Film and drama Opinion

Cocaine Bear: The grizzly side of drug abuse

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An oddball group converges in a forest where a bear goes on a murderous rampage after unintentionally ingesting cocaine. Digital editor Dan Jensen checks out one of the more insane movies 2023 has to offer.

IF YOU’RE GOING to see a movie called Cocaine Bear expecting deeply fleshed-out characters, poignant dialogue that will change the way you think, or performances worthy of the Academy’s highest accolade, this isn’t the movie for you.

If, however, you are after one of the most insane movies to hit the screen in years that works on every level to be an absolute riot, then keep reading.

Cocaine Bear is based on the true story of a drug smuggler who abandoned millions of dollars of cocaine from a plane before plummeting to his death in 1985. A curious bear decided to make a meal of the drugs which led to its death — and that’s pretty much the whole story. Nothing terribly exciting.

Along comes director Elizabeth Banks (known more for her work on the opposite side of the camera) and screenwriter Jimmy Warden to turn a forgettable news story into one of the wackiest movies to ever hit our screens. The narrative now features a group of characters including a mother and daughter, a park ranger, a detective, a group of wannabe thugs and a menacing drug boss whose stories all converge while the titular bear goes on a drug-fueled rampage.

The rest is 95 minutes of everything you’d expect from a movie titled Cocaine Bear. It’s over-the-top zany, but it’s completely self-aware. It knows it’s a movie about a coked-up bear on a murder spree and doesn’t pretend to be anything above that. But oh, boy, it’s a fun time!

Leading the cast is Keri Russell as nurse and mother, Sari. She’s on the trail of her daughter, Dee Dee (Brooklynn Prince), and her bestie Henry (played brilliantly by Christian Convery) after they’ve ditched school to go exploring the woods. We also have O’Shea Jackson Jr (the son of Ice Cube) and Alden Ehrenreich on the trail of the missing drugs for kingpin Syd White (Ray Liotta in one of his final roles). Kristofer Hivju (Tormund Giantsbane from Game of Thrones) also turns up as one of the first to encounter the bear.

But let’s face it, it doesn't matter who is in the movie. You don’t go see a movie like this for the cast.

Cocaine Bear is hilariously funny from start to finish. And it is not afraid to go where most other Hollywood films never dare to tread. There are a few moments where you wonder if it’ll be brave enough to push the boundaries and it sure does. No spoilers, but one scene where the kids discover a package of cocaine will have you in stitches for all the wrong reasons.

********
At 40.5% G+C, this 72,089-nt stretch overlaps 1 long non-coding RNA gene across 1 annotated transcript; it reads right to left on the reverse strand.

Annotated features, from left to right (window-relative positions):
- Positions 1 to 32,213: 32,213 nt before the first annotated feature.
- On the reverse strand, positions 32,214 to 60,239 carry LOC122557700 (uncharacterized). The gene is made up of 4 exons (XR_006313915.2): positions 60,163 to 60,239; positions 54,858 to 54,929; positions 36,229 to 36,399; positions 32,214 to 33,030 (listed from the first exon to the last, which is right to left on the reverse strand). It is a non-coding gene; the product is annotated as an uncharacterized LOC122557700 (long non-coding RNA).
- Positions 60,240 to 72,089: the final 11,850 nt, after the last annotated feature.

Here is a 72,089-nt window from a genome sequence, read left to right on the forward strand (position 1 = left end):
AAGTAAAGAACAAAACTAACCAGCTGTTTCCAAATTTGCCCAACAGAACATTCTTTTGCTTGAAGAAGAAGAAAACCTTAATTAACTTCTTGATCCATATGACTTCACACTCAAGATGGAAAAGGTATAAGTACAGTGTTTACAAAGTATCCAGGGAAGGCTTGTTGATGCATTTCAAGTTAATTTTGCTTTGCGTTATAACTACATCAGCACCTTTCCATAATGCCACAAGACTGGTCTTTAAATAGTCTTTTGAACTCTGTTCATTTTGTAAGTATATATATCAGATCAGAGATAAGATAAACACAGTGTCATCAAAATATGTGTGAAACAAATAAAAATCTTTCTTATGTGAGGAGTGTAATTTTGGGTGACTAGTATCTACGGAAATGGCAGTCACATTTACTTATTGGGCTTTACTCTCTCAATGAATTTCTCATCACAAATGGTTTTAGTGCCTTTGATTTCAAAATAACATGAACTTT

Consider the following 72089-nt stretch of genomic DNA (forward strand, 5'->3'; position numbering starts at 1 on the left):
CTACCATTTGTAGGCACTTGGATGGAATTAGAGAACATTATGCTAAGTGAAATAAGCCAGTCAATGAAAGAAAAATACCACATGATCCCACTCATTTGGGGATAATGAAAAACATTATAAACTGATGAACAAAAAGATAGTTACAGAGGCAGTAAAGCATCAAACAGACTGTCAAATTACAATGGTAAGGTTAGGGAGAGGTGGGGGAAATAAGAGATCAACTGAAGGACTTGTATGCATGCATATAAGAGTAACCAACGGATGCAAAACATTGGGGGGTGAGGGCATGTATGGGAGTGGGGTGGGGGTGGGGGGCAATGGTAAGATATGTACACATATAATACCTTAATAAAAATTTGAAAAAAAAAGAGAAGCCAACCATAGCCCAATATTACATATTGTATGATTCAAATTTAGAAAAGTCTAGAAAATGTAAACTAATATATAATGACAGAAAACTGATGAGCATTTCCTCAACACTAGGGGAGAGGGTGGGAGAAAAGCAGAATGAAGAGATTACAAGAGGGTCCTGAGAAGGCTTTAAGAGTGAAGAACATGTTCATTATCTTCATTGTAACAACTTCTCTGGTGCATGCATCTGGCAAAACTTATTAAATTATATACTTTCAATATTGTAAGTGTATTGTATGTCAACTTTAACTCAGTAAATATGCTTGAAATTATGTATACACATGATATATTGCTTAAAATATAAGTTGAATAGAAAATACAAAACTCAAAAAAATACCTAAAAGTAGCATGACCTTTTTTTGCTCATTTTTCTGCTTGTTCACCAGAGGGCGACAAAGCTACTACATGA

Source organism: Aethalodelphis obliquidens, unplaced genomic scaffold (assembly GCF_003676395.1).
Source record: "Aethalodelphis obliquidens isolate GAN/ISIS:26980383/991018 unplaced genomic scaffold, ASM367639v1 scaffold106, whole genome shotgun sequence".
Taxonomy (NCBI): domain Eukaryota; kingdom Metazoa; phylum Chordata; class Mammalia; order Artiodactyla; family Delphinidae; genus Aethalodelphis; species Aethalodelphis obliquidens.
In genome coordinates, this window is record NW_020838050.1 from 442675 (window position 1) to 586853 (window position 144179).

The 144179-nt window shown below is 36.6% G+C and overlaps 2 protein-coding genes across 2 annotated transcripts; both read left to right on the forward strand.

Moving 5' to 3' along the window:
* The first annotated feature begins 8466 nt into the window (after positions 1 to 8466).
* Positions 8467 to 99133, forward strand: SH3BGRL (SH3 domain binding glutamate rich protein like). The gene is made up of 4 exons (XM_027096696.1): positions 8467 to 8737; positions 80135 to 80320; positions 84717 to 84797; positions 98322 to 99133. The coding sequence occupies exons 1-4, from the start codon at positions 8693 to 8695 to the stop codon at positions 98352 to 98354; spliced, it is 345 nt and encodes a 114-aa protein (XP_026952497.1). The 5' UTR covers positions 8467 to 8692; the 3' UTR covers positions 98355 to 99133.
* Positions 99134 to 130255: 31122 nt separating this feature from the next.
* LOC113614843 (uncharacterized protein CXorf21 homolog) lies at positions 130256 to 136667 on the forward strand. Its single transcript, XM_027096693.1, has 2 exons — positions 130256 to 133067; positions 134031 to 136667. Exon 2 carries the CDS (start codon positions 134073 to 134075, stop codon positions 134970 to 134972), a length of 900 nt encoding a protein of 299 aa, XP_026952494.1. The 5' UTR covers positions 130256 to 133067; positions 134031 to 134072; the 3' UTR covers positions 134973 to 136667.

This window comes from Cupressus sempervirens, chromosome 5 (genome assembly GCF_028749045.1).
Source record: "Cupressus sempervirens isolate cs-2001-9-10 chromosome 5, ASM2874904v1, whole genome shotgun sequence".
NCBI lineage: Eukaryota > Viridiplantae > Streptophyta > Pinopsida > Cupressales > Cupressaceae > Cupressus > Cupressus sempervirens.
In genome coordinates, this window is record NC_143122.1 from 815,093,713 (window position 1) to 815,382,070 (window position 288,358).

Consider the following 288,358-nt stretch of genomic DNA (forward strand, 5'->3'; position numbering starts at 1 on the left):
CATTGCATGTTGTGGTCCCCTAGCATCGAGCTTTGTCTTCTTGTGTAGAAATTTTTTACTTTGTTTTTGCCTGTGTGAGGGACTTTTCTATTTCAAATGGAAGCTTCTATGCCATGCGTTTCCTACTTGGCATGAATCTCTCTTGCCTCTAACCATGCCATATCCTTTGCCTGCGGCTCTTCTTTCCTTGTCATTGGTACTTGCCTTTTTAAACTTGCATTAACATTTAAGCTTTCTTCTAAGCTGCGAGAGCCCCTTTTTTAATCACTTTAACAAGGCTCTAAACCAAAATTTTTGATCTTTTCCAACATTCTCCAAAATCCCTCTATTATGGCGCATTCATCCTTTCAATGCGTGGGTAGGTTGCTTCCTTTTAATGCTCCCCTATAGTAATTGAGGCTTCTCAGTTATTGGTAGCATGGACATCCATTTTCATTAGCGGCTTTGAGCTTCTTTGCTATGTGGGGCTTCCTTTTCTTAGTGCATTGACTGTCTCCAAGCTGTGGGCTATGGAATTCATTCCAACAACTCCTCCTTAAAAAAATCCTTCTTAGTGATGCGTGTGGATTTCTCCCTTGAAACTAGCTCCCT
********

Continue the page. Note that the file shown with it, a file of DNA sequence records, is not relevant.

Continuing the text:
Needless to say, there’s a fair amount of blood and gore in the film, but it’s all exaggerated for the sake of comedy. It’s cartoonish and extreme, but carefully crafted to incite some of the film’s biggest laughs.

Elizabeth Banks manages to show off some solid directing talent considering the lunacy of the source material. At times, the camera is placed in creative ways and the actors all do a fine job for what the story expects of them. Young Christian Convery is a stand-out, delivering some of the film’s best one-liners and clearly having fun with his character without being too silly or annoying. In fact, it’s obvious everyone had a blast making this film and the energy shines from the screen. It’s infectious.

It's nearly impossible to criticise Cocaine Bear. Are the special effects top-notch? No way. The bear looks like the CG artists took a few days off before it was completely rendered. The characters are shallow and two-dimensional (honestly, the bear probably has the deepest story arc) and the dialogue has more ham than a Christmas dinner.

But who cares? Between the madness of the story, the enjoyable ‘80s setting (complimented by a cracking score) and the overall fun of the film, any criticisms don’t even matter. The movie even manages to squeeze in themes of the perils of drug dependency and the importance of animal welfare among the severed limbs and torn abdomens.

It’s perfectly simple — if you’re the type of person who thinks they’d enjoy a movie called Cocaine Bear, then go see it. You can’t possibly go wrong. This movie was made for you.

Cocaine Bear is now showing in cinemas across Australia.

You can follow digital editor Dan Jensen on Twitter @DanJensenIA. Follow Independent Australia on Twitter @independentaus and on Facebook HERE.

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